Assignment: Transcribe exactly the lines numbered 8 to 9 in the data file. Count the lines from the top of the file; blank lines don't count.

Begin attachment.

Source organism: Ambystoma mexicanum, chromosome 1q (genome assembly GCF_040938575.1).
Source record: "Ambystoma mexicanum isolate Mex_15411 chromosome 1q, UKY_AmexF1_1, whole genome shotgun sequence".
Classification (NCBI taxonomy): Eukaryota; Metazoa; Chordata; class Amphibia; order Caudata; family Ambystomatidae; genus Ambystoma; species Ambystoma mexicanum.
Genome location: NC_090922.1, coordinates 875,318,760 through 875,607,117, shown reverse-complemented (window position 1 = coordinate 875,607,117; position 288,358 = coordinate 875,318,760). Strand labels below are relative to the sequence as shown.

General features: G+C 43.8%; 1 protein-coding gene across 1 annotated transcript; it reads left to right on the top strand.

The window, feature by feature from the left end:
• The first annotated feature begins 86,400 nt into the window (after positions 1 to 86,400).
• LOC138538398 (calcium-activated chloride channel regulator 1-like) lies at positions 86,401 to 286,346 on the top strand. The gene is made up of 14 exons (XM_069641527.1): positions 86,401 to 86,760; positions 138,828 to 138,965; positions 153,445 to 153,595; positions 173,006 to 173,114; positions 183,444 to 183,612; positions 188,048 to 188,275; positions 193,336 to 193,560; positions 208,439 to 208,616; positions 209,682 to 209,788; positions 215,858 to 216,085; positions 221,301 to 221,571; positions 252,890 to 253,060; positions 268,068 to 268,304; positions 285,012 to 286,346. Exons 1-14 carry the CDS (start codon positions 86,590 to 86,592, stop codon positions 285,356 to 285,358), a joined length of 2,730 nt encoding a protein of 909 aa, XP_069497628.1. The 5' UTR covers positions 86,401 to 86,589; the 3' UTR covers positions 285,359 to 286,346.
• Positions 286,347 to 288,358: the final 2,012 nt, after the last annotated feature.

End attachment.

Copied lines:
• LOC138538398 (calcium-activated chloride channel regulator 1-like) lies at positions 86,401 to 286,346 on the top strand. The gene is made up of 14 exons (XM_069641527.1): positions 86,401 to 86,760; positions 138,828 to 138,965; positions 153,445 to 153,595; positions 173,006 to 173,114; positions 183,444 to 183,612; positions 188,048 to 188,275; positions 193,336 to 193,560; positions 208,439 to 208,616; positions 209,682 to 209,788; positions 215,858 to 216,085; positions 221,301 to 221,571; positions 252,890 to 253,060; positions 268,068 to 268,304; positions 285,012 to 286,346. Exons 1-14 carry the CDS (start codon positions 86,590 to 86,592, stop codon positions 285,356 to 285,358), a joined length of 2,730 nt encoding a protein of 909 aa, XP_069497628.1. The 5' UTR covers positions 86,401 to 86,589; the 3' UTR covers positions 285,359 to 286,346.
• Positions 286,347 to 288,358: the final 2,012 nt, after the last annotated feature.